Management and Prevention Strategies for Respiratory Syncytial Virus (RSV) Bronchiolitis in Infants and Young Children: A Review of Evidence-Based Practice Interventions

Allison C. Cooper; Nancy Cantey Banasiak; Patricia Jackson Allen


Pediatr Nurs. 2003;29(6) 

In This Article


Approximately 80% of infants are infected with RSV during the first year of life with a peak incidence between 2-6 months of life. Nearly 100% have been infected by the age of 2 years (Agency for Healthcare Research and Quality [AHRQ], 2003; Gadomski, 2002; Meissner et al., 1999). In the northern hemisphere, RSV occurs in epidemics that tend to last 5 months, beginning in the fall between late October through mid-December, and lasting through early spring. In tropical climates, the pattern is less predictable, occurring more during the rainy periods (CDC, 2002; McIntosh, 2000).

Although most RSV infections are usually mild to moderate in severity and can be treated on an outpatient basis, each year RSV is responsible for approximately 125,000 pediatric hospitalizations, with a mortality rate of about 2% (Panitch, 2001). In infants with chronic lung or heart disease, the RSV mortality rate may be as high as 5% (Shay et al., 1999).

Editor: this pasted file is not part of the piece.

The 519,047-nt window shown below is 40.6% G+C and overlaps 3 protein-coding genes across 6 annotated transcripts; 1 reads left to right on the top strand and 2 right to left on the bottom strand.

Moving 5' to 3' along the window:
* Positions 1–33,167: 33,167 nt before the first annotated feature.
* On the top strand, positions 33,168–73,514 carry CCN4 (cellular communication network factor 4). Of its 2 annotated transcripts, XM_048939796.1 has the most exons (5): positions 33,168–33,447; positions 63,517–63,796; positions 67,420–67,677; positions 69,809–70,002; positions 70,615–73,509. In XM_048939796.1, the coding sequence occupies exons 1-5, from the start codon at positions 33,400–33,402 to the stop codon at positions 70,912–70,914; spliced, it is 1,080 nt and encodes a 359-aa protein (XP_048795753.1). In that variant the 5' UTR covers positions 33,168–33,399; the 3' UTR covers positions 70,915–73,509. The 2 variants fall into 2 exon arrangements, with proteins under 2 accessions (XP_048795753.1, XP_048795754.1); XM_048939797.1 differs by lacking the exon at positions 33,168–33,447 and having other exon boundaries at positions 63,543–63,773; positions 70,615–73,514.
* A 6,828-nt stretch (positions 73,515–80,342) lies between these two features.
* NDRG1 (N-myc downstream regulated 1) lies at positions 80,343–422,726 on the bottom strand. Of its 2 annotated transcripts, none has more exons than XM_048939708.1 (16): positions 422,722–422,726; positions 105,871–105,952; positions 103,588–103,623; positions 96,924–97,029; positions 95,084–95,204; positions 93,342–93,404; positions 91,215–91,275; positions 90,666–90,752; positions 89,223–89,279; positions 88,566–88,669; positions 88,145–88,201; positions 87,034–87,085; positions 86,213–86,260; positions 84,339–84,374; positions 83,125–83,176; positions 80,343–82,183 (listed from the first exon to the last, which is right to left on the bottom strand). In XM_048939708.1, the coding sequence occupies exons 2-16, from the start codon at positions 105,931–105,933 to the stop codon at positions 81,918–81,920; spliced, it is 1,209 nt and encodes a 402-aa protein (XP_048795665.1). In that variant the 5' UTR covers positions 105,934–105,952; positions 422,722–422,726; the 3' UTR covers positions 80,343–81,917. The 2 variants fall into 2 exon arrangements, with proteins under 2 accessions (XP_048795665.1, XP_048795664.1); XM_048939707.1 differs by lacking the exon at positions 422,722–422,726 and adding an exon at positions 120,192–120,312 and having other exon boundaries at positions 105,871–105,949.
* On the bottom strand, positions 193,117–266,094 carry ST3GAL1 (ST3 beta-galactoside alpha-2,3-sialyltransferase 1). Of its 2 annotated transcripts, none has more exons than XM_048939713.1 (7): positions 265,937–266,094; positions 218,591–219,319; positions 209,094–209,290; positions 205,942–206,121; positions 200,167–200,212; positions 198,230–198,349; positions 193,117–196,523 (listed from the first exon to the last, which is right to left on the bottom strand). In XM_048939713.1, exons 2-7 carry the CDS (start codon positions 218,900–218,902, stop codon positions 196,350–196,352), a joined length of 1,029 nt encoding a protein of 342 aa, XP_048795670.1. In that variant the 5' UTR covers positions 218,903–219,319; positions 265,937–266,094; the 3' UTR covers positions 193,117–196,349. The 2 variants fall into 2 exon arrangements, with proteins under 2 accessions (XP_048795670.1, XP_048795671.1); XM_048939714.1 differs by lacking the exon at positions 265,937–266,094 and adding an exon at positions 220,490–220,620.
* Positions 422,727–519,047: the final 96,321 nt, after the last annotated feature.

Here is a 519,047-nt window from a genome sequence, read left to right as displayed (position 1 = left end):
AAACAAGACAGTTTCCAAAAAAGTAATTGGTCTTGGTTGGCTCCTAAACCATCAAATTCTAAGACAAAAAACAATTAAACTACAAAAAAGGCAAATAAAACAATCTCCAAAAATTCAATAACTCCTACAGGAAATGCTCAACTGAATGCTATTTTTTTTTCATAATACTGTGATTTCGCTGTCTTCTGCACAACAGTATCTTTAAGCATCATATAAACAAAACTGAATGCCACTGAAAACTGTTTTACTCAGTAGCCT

RSV infection is more common in infants who are not breast fed, live in crowded conditions, attend daycare, and live with mother's who smoke cigarettes and are socially disadvantaged (Orenstein, 2000). Reinfection is also common because RSV antibodies do not provide long-lasting immunity. However, the clinical severity of subsequent infections is usually less severe than that of initial infection (Levy & Graber, 1997). Anti-RSV antibodies transmitted via the placenta are partially protective during the first 6 weeks of life in full-term infants. Premature infants often lack sufficient maternal antibodies for protection and are, therefore, more susceptible to RSV infection early in life.


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